The federal government filed a response blaming the “negligent acts and omissions of the pilot.”

Action News Jax reported in 2016 that Starling did not have the proper license for a low-visibility cross-country flight.

“When you are searching for an airport and you don’t have an instrument rating … you have a tendency to... get lower and lower trying to see the airport and maintain visual contact with the ground. And, unfortunately, the clouds sometimes hide the terrain,” said Jacksonville University assistant professor of aeronautics Wayne Ziskal in 2016.

STORY: U.S. Coast Guard suspends search for downed plane off the coast of Ponte Vedra Beach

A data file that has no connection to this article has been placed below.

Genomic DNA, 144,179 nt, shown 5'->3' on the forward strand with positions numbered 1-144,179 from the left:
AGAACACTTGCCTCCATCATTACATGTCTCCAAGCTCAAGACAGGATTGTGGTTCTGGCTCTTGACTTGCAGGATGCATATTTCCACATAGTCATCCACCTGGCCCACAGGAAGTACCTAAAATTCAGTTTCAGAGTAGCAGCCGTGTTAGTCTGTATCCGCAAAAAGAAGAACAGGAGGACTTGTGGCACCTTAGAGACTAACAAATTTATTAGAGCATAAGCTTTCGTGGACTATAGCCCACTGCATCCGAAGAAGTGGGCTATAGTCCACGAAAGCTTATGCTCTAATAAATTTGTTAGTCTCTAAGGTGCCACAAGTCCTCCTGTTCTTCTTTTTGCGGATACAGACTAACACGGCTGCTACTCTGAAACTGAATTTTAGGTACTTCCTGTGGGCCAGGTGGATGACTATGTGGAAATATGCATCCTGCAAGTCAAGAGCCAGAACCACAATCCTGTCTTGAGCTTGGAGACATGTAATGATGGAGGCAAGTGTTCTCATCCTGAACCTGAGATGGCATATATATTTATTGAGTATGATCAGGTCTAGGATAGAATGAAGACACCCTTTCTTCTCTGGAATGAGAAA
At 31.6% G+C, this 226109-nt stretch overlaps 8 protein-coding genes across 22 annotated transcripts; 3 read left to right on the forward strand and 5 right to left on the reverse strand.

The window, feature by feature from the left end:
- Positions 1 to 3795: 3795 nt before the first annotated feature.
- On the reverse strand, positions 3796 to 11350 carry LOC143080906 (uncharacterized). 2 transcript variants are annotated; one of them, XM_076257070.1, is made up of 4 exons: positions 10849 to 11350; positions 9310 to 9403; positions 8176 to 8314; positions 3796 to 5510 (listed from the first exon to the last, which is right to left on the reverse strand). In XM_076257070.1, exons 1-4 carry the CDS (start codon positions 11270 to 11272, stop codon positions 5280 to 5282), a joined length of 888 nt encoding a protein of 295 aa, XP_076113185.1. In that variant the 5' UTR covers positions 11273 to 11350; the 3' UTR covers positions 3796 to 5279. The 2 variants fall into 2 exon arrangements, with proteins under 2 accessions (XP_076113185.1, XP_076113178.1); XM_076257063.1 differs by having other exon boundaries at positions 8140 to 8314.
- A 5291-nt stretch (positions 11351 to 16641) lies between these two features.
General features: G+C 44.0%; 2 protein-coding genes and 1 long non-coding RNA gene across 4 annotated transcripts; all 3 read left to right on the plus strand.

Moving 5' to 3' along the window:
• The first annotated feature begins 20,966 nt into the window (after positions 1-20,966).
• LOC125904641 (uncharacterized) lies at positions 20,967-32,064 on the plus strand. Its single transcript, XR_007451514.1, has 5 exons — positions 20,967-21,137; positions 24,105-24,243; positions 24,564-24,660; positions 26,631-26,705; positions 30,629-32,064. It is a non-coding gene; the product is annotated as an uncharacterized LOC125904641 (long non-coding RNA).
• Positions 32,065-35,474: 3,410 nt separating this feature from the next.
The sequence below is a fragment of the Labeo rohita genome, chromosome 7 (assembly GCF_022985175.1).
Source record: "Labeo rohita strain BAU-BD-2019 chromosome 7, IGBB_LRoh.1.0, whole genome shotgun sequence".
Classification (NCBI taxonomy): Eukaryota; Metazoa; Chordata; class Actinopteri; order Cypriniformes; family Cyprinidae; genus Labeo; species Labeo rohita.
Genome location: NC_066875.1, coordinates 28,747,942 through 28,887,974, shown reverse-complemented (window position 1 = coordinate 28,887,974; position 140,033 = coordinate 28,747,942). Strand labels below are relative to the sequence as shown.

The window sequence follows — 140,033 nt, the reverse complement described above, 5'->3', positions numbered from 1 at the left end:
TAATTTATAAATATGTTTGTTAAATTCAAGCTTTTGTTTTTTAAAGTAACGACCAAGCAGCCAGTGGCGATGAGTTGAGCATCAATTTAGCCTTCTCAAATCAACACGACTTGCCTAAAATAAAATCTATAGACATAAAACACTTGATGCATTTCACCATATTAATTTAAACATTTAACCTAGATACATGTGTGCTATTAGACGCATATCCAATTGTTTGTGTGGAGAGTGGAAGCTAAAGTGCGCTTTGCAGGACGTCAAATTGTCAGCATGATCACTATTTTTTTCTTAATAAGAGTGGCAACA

The National Transportation Safety Board Aviation Accident Final Report said, “The pilot had a history of disregard for established rules and regulations.”

The report said Starling had a history of operating his plane in conditions he was not licensed to fly in.

The NTSB also said he “used the potentially-impairing stimulant phentermine at some time before the flight, but the samples available for testing were inadequate to quantify impairment.”

Phentermine is an amphetamine-like prescription appetite suppressant.
 

Read More

The Latest News Headlines